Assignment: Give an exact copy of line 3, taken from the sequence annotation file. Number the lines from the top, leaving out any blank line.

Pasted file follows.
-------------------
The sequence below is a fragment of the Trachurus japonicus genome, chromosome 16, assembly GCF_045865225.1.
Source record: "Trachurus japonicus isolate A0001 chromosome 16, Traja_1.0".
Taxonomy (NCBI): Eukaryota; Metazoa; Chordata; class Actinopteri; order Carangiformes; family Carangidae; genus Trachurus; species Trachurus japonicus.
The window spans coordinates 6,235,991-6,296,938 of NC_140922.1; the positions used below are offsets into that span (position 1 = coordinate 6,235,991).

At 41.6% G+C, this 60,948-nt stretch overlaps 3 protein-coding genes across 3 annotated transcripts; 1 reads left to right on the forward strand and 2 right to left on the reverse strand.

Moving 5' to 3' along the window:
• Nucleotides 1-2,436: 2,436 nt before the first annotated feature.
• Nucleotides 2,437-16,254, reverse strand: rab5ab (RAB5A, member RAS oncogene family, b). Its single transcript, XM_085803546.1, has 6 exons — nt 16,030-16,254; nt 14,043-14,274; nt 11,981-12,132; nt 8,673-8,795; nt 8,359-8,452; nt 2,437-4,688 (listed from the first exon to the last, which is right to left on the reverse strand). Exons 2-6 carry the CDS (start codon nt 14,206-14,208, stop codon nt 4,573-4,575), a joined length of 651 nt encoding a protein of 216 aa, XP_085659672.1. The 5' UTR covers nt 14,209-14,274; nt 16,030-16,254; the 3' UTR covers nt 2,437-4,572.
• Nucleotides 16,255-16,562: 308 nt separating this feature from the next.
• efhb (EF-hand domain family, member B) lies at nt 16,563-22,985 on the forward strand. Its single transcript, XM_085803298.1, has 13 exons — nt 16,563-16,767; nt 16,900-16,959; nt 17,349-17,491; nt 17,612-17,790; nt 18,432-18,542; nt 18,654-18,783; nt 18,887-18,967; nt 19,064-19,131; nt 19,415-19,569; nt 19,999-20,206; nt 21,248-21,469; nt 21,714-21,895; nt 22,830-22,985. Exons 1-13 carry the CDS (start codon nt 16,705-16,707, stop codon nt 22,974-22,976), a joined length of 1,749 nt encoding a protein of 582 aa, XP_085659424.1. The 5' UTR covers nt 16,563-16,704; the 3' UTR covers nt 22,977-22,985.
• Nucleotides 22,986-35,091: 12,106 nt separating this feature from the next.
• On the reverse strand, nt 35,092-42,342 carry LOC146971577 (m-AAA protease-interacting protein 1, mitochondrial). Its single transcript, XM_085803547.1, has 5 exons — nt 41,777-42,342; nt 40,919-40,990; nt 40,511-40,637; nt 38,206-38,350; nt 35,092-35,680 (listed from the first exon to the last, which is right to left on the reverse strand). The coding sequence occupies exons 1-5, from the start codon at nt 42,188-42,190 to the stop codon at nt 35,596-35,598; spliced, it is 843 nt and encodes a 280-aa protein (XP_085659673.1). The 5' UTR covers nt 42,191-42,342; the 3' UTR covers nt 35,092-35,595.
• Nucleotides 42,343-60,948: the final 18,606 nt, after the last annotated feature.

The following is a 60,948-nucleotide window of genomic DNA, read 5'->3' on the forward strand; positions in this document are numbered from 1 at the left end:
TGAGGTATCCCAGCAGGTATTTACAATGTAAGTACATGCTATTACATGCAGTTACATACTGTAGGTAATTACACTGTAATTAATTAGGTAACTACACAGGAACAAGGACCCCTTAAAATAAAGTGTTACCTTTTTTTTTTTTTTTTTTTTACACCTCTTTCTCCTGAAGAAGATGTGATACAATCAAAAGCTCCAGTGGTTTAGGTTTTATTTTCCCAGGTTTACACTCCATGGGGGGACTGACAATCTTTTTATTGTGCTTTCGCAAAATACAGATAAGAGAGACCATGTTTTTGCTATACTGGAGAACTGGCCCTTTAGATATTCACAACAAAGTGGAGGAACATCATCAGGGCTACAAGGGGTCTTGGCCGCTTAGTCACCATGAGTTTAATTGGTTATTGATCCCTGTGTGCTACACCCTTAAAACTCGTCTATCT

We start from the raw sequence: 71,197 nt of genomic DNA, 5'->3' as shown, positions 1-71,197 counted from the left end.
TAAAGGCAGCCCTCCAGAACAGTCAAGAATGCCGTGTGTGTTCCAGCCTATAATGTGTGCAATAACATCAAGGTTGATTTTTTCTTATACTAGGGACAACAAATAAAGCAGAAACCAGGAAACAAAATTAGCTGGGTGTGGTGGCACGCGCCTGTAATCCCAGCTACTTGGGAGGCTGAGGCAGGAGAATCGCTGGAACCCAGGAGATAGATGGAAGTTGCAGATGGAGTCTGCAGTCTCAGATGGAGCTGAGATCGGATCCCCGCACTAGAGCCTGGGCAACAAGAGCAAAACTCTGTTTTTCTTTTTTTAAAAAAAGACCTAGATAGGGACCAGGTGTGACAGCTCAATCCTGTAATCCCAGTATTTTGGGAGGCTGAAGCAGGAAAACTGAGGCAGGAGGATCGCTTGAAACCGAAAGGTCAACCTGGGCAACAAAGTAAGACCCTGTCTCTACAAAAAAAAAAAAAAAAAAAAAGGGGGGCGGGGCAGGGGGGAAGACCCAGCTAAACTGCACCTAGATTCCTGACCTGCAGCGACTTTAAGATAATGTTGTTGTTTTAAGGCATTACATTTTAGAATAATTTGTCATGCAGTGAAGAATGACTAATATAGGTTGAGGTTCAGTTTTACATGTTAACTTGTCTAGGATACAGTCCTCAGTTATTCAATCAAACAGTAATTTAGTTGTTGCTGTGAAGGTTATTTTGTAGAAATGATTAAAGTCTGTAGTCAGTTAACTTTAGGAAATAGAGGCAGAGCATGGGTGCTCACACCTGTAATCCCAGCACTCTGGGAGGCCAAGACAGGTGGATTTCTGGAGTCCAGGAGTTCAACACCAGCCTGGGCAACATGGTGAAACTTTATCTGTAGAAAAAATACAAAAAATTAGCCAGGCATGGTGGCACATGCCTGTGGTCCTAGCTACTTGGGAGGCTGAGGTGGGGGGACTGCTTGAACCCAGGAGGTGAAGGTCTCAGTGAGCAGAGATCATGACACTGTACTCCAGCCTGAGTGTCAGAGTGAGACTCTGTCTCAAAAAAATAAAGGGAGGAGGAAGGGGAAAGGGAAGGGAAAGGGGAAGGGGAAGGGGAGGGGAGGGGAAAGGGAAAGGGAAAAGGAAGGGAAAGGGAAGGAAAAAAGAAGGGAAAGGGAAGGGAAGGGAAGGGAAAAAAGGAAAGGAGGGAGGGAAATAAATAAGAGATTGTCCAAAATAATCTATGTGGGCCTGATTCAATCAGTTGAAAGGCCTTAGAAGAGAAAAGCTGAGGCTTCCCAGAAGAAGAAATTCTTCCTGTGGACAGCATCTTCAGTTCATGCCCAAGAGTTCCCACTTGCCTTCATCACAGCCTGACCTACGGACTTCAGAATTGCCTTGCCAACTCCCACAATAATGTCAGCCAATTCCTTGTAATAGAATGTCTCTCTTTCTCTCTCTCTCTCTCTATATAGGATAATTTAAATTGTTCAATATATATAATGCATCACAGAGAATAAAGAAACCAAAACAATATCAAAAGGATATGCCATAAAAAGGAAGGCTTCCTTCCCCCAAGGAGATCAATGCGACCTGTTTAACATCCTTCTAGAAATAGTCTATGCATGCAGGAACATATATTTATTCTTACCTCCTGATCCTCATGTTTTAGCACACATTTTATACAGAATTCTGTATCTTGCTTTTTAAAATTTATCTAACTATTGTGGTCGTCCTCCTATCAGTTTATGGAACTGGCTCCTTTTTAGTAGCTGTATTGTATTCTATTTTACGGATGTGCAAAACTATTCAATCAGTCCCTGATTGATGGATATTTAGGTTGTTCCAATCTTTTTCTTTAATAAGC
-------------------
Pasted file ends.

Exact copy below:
Taxonomy (NCBI): Eukaryota; Metazoa; Chordata; class Actinopteri; order Carangiformes; family Carangidae; genus Trachurus; species Trachurus japonicus.